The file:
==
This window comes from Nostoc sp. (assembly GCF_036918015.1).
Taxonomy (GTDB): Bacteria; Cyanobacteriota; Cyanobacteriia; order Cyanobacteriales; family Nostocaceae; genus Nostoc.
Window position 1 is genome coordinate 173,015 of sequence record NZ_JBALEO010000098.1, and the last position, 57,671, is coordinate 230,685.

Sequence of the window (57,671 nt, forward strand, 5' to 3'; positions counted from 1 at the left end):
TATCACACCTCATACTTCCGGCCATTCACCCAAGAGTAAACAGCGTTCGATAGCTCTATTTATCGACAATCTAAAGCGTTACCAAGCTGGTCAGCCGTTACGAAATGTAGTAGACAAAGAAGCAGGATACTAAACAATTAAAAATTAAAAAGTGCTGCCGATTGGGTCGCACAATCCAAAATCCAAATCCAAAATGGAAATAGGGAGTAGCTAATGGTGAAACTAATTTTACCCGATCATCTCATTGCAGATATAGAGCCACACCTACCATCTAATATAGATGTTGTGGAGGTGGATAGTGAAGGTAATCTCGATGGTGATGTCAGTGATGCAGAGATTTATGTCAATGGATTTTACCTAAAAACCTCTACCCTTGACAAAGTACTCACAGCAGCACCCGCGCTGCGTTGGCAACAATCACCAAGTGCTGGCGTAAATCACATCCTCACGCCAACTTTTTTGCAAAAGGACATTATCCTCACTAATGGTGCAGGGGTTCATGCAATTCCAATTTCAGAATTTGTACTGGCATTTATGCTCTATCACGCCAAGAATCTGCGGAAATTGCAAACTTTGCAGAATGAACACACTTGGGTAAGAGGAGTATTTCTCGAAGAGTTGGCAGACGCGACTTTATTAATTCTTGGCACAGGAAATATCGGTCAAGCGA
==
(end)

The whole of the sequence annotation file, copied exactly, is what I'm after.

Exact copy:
This window comes from Nostoc sp. (assembly GCF_036918015.1).
Taxonomy (GTDB): Bacteria; Cyanobacteriota; Cyanobacteriia; order Cyanobacteriales; family Nostocaceae; genus Nostoc.
Window position 1 is genome coordinate 173,015 of sequence record NZ_JBALEO010000098.1, and the last position, 57,671, is coordinate 230,685.

Sequence of the window (57,671 nt, forward strand, 5' to 3'; positions counted from 1 at the left end):
TATCACACCTCATACTTCCGGCCATTCACCCAAGAGTAAACAGCGTTCGATAGCTCTATTTATCGACAATCTAAAGCGTTACCAAGCTGGTCAGCCGTTACGAAATGTAGTAGACAAAGAAGCAGGATACTAAACAATTAAAAATTAAAAAGTGCTGCCGATTGGGTCGCACAATCCAAAATCCAAATCCAAAATGGAAATAGGGAGTAGCTAATGGTGAAACTAATTTTACCCGATCATCTCATTGCAGATATAGAGCCACACCTACCATCTAATATAGATGTTGTGGAGGTGGATAGTGAAGGTAATCTCGATGGTGATGTCAGTGATGCAGAGATTTATGTCAATGGATTTTACCTAAAAACCTCTACCCTTGACAAAGTACTCACAGCAGCACCCGCGCTGCGTTGGCAACAATCACCAAGTGCTGGCGTAAATCACATCCTCACGCCAACTTTTTTGCAAAAGGACATTATCCTCACTAATGGTGCAGGGGTTCATGCAATTCCAATTTCAGAATTTGTACTGGCATTTATGCTCTATCACGCCAAGAATCTGCGGAAATTGCAAACTTTGCAGAATGAACACACTTGGGTAAGAGGAGTATTTCTCGAAGAGTTGGCAGACGCGACTTTATTAATTCTTGGCACAGGAAATATCGGTCAAGCGA